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Context in The Crucible

This essay is a description of the context in which Arthur Miller wrote the play The Crucible. It includes references to the mass hysteria of the 1950's created in America by Senator Mcarthy, due to Communism, the time when Miller wrote the play.

Any form of literature always influences the target audience for which it was produced in some way. This includes texts, television and movies, and even plays. People watching or reading literature are presented with messages about life, and are often led to think about social and political issues dealt with in their society. The Crucible is a play written by Arthur Miller during the 1950?s, a time of much disruption in the American society due to the Cold War. He wrote the play to warn people of the dangers of mass hysteria, and to attempt to get them to speak out against authority when they are in the wrong. He also wanted to show how people can abuse their power, and that the power of fear can be extremely dangerous. In writing this play he wanted to make people aware of the consequences of their actions, and of their responsibility to speak up in society, in the hope that history would not repeat itself. The result was a powerful play about a puritan, theocratic community during 1692 in Massachusetts awash in lies, denial, and hysteria when a ring of lustful teenage girls begins accusing its citizens of witchcraft. When one man fights to preserve his integrity, he is also accused. It successfully portrays the themes and issues Miller desired to the target audience of the adults of the 1950?s, in an attempt to criticize the activities of Joseph McCarthy, who was leading a movement to find and prosecute suspected communists as if he were carrying out a witch trial at the time. The Crucible is an excellent example of how playwrights can use the stage as a way of challenging the audience to think about issues that they must deal with every day in life.

Playwrights direct the messages and themes of their scripts at specific groups of people to which they apply. In The Crucible, Arthur Miller was trying to show the majority of American citizens during the early 1950?s the effects of the mass hysteria that they were creating, the power that fear can have over people, and he was also trying to get them to speak out against the authorities of the time. Miller wrote the play during the brief control of Senator Joseph McCarthy, whose vicious anti-Communist ideas and suspicions led to special congressional committees being formed which conducted highly controversial investigations intended to root out Communist sympathizers in the United States. As with the alleged witches of Salem, suspected Communists were encouraged to confess and to identify other Communist sympathizers as means of escaping punishment. The policy resulted in a whirlwind of accusations. As people began to realize that they might be condemned as Communists regardless of their innocence, many "cooperated," attempting to save themselves through false confessions, creating the image that the United States was overrun with Communists and causing mass hysteria. Miller saw many similarities between this event and the witch trials of Salem in 1692, and he linked the two events together in his play to show the effects of such means of prosecution and accusation within a society, in the hope that his target audience, the people at that time, would take notice and stop what they were doing. In The Crucible, Miller attempted to show how people will give in and falsely confess to a crime in many circumstances, and that their word cannot always be trusted when under pressure, as it was during 1953 America. These lies then lead to other conflicts within society, which are excellently portrayed and shown as universal in this controversial play.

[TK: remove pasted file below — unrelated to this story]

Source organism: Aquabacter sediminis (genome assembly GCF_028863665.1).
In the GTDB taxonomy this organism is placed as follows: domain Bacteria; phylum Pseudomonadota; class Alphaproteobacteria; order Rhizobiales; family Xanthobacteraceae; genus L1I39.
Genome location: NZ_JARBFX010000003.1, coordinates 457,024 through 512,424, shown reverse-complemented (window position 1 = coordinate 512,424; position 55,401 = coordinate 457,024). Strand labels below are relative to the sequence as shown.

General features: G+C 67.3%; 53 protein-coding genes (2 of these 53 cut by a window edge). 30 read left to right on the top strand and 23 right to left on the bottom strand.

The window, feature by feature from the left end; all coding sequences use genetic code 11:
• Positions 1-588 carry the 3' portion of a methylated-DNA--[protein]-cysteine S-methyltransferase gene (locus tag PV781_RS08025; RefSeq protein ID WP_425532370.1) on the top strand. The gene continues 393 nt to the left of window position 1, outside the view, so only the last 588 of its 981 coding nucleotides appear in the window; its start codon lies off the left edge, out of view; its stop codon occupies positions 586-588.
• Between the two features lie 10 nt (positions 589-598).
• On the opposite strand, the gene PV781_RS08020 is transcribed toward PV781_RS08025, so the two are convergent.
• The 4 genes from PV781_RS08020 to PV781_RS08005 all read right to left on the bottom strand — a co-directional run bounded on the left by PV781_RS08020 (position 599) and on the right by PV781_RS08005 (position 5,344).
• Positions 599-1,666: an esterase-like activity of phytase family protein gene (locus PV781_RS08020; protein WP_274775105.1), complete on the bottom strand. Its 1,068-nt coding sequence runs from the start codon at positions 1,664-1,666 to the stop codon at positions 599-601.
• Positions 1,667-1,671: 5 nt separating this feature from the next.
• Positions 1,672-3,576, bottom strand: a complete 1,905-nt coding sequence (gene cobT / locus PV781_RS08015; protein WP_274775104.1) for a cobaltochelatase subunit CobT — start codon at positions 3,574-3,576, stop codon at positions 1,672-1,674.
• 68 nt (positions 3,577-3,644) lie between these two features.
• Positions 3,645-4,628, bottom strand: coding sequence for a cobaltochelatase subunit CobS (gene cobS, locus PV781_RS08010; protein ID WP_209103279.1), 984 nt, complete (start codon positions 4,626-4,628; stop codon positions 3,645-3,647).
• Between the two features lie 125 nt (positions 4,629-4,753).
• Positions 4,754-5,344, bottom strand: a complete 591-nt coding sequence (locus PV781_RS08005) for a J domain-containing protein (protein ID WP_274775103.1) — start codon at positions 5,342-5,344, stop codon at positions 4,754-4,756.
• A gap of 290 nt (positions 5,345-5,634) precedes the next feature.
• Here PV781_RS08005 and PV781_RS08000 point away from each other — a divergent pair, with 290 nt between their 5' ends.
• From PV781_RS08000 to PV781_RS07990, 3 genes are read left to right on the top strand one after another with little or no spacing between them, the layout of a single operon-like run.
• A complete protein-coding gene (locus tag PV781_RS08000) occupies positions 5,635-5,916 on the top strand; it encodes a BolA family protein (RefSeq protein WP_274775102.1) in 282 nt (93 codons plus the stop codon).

A critical message Miller attempts to portray in The Crucible is that the power that mass hysteria can be dangerous and easily created in an atmosphere of fear. It is vividly shown in the play how hysteria displaces logic, even enabling people to believe that their neighbors, whom they have always considered upstanding people, are committing absurd and unbelievable crimes such as communing with the devil, killing babies, and so on. In The Crucible, the townsfolk accept and become active in the hysterical climate not only out of genuine fear, but also because it gives them a chance to express repressed sentiments and to act on grudges. The most obvious case is Abigail, who uses the situation to accuse Elizabeth Proctor of witchcraft and have her sent to jail, so that she may win back John Proctor. Eventually, the accusations and hangings are absurdly high and beyond control, the village is completely caught up in the hysteria. Written for people during the time when McCarthyism started and a mass hysteria of fear and accusations arose, Miller uses the stage as a way of making the audience think about their actions, and the consequences. As all playwrights do, he wanted to challenge the people of this time to think about the social and political issues present in their society, in the hope that they may be careful and avoid a repetition of the events that took place in Salem in the 1600?s.